Teen makes hats for cancer patients, mom makes case for Girl Scouts

Watch KVAL News at 6 on Wednesday, May 22, for more on this story

SPRINGFIELD, Ore. - Mikal Dewar has spent two years making hats for cancer patients as the 17-year-old works towards earning the Gold Award, Girl Scouting's highest achievement.

"My grandpa has passed away from cancer," Mikal, a Girl Scout Ambassador, "and I thought it would be a good idea to like make a program where you could take these hats or blankets and give it to other cancer patients."

Girl Scouts at the Ambassador level must come up with a project that displays courage, confidence and character while making a difference in their community. Only 6 girls in Lane County have earned the Gold Award since 2008.

Mikal calls her project Hats for Smiles. With the help of her mom and grandmother, Dewar is just a few dozen beanie hats away from reaching her goal of making 200 hats to hand out to cancer patients.

"It just makes me want to get more involved with the community and help," Mikal said. "When I wasn't in Girl Scouts it was like 'Oh those are just people in the community,' and now it's like 'I can do something about that.'"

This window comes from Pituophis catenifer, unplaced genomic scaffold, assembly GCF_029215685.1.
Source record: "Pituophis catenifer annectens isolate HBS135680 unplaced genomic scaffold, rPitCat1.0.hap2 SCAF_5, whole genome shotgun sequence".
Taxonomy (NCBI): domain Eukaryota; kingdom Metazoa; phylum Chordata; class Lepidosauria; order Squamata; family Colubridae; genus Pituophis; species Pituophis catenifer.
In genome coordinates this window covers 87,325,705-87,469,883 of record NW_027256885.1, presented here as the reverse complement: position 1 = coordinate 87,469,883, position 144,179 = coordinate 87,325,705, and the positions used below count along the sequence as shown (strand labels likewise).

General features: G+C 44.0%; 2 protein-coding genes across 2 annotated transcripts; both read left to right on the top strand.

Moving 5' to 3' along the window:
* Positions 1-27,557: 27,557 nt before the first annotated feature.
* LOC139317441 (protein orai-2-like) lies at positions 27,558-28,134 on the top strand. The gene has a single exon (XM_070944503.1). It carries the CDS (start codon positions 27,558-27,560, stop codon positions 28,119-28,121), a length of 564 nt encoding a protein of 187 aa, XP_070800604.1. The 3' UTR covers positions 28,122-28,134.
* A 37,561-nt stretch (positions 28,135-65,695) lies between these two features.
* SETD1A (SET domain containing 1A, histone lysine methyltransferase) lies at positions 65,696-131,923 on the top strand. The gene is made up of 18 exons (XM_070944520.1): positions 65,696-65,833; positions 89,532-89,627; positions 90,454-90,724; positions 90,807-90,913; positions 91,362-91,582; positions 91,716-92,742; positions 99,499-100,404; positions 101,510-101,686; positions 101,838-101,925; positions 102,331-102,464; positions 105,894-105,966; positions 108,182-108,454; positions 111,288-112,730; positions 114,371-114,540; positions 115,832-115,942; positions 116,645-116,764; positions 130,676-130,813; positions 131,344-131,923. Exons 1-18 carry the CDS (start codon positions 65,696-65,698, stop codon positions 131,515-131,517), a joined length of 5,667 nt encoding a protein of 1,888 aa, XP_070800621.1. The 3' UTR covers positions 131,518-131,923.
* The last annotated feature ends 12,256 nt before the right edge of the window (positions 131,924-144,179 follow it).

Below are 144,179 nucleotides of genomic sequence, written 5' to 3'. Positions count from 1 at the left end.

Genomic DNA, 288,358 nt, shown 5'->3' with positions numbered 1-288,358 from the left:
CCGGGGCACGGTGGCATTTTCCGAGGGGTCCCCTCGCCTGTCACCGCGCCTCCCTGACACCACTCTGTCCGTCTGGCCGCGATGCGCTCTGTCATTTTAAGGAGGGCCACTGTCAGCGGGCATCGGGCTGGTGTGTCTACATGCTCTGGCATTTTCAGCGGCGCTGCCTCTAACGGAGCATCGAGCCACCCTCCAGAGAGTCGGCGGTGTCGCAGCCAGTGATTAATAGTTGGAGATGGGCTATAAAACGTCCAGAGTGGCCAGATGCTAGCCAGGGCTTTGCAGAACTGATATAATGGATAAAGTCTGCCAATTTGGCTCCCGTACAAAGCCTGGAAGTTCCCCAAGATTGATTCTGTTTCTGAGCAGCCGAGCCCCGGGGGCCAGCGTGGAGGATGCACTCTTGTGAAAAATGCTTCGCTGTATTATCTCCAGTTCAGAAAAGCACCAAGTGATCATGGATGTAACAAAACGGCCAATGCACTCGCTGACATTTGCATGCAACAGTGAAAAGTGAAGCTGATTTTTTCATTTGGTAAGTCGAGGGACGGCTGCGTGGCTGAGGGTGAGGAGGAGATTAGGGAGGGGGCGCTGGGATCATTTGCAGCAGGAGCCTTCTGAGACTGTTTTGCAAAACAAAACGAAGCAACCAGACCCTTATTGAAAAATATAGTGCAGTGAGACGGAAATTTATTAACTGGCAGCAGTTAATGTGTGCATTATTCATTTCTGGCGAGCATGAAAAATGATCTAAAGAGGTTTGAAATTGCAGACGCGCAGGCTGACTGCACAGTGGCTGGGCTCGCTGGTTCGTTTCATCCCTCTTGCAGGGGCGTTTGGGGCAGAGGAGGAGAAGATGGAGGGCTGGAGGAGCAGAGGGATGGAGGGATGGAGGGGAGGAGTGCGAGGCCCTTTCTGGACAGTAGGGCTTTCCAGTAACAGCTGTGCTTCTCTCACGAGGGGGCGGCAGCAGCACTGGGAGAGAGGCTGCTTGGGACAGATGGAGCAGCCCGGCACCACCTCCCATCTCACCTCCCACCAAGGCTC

While many girls are familiar with the early phases of girl scouts like Daisies, Brownies and even Juniors, Mikal's mom said many girls drop out after that - and miss out on key learning experiences at the Cadette, Senior and Ambassador levels.

"Some kids don't want to go to school and say I'm in Girl Scouts. 'Well why are you in Girl Scouts...? That's dumb.' Well, it really isn't," said Nedra Dewar, Mikal's mom. "It teaches them a lot of adulthood things they can learn in life."

Nedra says she's very proud of her daughter's achievment and perseverance.

"To see her when she started, the shy little girl, to coming out and talking to the community has been amazing," she said.

Mikal is just a few months away from completing her project, but she said that doesn't mean the end of her Hats for Smiles program.

"Afterward I'm going to give it to my grandma and she's gonna keep continuing this project over the years," she said.